Obama Taps Army Leader As New Joint Chiefs Head
RENEE MONTAGNE, host:
This is MORNING EDITION from NPR News. I'm Renee Montagne.
On this Memorial Day, President Obama announced his pick for new leadership in the military, including his nominee for chairman of the Joint Chiefs of Staff. And that will be Army General Martin Dempsey.
President BARACK OBAMA: With nearly 40 years in uniform, Martin Dempsey is one of our nation's most respected and combat-tested generals.
The nomination requires Senate approval. NPR's Tamara Keith has been following this story and joins us now. Good morning.
TAMARA KEITH: Good morning.
MONTAGNE: General Dempsey is currently chief of staff of the Army. What can you tell us about his career?
KEITH: Well - and he's only had that job of chief of staff for about a month and a half. He's held a number of important positions in the Army over a 36-year career. He spent time in Saudi Arabia and Iraq, and then led the Training and Doctrine Command. And in that position, he spent time thinking about the future of the Army. He's known as a thoughtful person - he was an English professor at West Point for a time - and also a skilled battlefield general.
MONTAGNE: Well, you just said, he spent time in Iraq. How important is it that the new chairman have combat experience - I mean, given the U.S. is still in Iraq and really, in Afghanistan?
KEITH: Well, the nation has basically been at war for a decade now. And much of that time, General Dempsey has had his boots on the ground. He's been very involved. And the man that the president nominated for vice chairman also has post-9/11 combat experience. He's Navy Vice Admiral James Winnefeld. And the president made it clear in his announcement that this experience was important to him.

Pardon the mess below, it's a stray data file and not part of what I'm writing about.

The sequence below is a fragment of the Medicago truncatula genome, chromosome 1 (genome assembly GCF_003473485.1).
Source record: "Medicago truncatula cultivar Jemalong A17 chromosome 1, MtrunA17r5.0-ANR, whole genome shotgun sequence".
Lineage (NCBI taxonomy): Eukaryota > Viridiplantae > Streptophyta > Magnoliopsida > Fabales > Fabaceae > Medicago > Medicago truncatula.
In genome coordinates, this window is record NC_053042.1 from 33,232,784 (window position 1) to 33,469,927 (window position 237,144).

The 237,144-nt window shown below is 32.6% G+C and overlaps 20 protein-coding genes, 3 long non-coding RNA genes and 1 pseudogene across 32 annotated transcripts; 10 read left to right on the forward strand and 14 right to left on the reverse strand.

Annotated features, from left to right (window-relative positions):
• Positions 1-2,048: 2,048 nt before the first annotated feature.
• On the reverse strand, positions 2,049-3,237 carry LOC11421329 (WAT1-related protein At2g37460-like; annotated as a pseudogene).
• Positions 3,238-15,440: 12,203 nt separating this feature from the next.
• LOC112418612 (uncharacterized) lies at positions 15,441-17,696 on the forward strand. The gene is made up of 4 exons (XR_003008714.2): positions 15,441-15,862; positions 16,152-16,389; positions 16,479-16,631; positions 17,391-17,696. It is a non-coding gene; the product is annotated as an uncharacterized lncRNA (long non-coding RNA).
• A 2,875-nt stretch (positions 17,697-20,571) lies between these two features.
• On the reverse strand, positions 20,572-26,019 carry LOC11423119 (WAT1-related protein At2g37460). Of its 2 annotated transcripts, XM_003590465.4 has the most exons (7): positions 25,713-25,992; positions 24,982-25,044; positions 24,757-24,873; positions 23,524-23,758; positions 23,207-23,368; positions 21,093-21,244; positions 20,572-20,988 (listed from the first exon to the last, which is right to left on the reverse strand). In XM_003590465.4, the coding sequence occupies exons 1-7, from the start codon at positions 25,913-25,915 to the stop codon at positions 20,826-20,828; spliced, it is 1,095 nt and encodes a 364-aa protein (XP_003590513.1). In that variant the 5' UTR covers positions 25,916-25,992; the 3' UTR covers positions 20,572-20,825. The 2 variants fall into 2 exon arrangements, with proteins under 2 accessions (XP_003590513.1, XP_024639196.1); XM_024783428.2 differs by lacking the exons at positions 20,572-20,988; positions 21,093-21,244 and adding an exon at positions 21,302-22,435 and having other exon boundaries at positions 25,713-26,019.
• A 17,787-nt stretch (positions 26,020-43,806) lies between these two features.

As for General Dempsey, in 2003 and 2004 he led the First Armored Division in Baghdad. It was a very difficult time. And just as his troops were about to head home, the insurgency picked up. And here's how President Obama told the story.
President OBAMA: He suddenly got new orders. He turned his division around, shifted to new parts of Iraq, and defeated an insurgent uprising - a remarkable maneuver that has entered the annals of Army history.
KEITH: General Dempsey realized he needed to win over the people of Baghdad to quell the insurgency. And at the time, that was a pretty unique perspective. And then later, General Dempsey got a more strategic view of the wars when he was, for a short time, the head of the U.S. Central Command; he was acting head. And that's the the military position that overseas combat in both Afghanistan and Iraq.
MONTAGNE: Now, the Senate will have to approve the president's choice. If, presumably, General Dempsey does get the job, what are the challenges for the next chairman, going forward?
KEITH: Well, the U.S. military is supposed to have all troops out of Iraq by the end of year, though that may change. In Afghanistan, the military is beginning to look to draw down troops, though it's likely to be small numbers. And then there are the budget pressures. The military is being asked to cut costs significantly, to go sort of from being a wartime military to more of a peacetime military. And the chairman will be a critical adviser in discussing what to cut.
MONTAGNE: Now, as you say, General Dempsey just took the job of chief of staff of the Army. Who has the president chosen to replace him?
KEITH: His pick is General Ray Odierno. He is a giant in the military - and I mean literally, he is a huge tower of a man. He served multiple tours in Iraq. Most recently, he had the task of winding down the Joint Forces Command, which insiders say will make him both battle ready and also ready to battle budget pressures.
MONTAGNE: Tamara, thanks very much.
KEITH: Thank you.
MONTAGNE: NPR's Tamara Keith.
NPR transcripts are created on a rush deadline by a contractor for NPR, and accuracy and availability may vary. This text may not be in its final form and may be updated or revised in the future. Please be aware that the authoritative record of NPR’s programming is the audio.